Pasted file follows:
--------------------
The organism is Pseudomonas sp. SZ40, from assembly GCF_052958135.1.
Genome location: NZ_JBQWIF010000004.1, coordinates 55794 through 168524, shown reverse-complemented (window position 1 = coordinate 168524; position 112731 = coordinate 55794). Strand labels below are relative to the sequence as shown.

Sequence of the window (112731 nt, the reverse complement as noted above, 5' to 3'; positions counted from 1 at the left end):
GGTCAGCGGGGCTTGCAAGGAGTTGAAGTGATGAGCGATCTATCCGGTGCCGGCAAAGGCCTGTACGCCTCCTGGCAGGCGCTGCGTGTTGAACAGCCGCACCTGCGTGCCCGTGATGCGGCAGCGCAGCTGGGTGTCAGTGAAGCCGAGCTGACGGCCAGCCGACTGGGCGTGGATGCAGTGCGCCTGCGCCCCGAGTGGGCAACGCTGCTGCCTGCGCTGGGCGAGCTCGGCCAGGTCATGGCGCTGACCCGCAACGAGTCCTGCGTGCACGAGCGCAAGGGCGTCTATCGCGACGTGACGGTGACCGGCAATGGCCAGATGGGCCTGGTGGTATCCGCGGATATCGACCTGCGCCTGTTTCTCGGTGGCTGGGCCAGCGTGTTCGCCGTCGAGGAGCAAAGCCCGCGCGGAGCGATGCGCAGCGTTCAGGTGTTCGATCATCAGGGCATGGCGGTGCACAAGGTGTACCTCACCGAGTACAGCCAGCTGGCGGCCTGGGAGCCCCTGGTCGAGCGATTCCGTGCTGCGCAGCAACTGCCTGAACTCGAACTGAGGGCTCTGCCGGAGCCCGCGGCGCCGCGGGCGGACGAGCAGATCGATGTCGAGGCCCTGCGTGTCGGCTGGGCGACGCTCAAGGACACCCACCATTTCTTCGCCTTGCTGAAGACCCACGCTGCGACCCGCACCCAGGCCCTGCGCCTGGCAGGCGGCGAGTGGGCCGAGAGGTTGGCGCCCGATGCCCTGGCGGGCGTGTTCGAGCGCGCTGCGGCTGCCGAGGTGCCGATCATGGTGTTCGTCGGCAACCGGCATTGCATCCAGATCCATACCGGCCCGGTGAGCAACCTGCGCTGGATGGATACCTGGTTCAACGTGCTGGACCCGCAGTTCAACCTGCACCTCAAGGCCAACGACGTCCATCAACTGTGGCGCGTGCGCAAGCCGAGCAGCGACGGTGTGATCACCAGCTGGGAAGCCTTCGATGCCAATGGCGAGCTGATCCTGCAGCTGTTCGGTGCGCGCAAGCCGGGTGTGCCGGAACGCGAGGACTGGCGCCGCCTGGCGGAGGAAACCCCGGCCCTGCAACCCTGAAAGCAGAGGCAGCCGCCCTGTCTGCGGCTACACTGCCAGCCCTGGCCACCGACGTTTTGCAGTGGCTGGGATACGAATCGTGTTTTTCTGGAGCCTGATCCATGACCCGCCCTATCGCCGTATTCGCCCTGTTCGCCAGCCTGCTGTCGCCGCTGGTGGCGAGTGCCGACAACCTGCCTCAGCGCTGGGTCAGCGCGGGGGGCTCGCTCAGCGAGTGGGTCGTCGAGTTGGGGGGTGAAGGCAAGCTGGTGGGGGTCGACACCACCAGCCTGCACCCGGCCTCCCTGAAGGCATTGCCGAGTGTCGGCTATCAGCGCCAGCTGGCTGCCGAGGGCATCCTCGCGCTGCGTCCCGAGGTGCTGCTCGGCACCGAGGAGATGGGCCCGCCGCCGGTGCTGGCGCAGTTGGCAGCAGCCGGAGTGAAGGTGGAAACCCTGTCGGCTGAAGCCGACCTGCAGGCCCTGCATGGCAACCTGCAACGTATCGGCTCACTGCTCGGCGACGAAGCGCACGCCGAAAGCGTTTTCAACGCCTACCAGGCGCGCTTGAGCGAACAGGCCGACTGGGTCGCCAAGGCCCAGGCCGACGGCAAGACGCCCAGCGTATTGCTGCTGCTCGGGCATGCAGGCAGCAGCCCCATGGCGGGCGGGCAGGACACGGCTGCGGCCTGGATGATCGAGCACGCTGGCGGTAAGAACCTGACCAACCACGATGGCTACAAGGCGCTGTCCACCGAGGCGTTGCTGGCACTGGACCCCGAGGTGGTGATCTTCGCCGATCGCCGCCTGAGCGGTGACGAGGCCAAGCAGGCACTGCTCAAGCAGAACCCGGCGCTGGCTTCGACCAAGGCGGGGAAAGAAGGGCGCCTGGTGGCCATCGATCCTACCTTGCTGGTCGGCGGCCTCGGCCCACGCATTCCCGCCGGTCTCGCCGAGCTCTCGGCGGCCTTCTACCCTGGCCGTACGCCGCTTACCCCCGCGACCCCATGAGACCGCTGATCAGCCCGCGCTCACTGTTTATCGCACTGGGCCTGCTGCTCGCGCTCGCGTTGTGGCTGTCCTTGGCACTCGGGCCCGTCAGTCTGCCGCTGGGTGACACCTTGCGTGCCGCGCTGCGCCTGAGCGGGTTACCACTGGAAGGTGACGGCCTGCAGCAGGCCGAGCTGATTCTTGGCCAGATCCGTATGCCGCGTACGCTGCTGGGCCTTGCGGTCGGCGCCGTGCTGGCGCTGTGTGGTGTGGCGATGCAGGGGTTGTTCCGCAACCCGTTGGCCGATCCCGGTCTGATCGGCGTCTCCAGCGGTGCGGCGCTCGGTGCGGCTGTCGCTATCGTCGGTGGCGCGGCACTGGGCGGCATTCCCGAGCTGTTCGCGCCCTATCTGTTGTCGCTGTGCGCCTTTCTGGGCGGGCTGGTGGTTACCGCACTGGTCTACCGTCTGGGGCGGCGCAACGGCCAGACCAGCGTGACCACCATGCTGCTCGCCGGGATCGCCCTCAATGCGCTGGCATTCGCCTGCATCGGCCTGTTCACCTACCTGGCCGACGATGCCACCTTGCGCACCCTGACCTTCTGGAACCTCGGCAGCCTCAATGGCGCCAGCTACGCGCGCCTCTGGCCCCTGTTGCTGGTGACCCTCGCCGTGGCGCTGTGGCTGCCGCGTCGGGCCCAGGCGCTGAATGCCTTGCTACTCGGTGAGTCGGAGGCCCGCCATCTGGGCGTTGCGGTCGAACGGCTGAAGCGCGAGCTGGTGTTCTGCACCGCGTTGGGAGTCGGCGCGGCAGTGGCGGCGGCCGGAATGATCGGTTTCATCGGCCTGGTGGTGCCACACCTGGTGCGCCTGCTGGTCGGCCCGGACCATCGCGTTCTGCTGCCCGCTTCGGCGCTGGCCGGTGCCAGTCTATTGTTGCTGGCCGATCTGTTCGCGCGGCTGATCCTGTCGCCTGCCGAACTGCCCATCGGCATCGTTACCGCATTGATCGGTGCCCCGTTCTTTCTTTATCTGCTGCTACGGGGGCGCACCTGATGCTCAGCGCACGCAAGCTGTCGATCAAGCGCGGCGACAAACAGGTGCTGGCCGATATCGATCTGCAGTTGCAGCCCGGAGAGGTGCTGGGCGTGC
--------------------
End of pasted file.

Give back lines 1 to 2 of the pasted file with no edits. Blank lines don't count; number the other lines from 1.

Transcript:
The organism is Pseudomonas sp. SZ40, from assembly GCF_052958135.1.
Genome location: NZ_JBQWIF010000004.1, coordinates 55794 through 168524, shown reverse-complemented (window position 1 = coordinate 168524; position 112731 = coordinate 55794). Strand labels below are relative to the sequence as shown.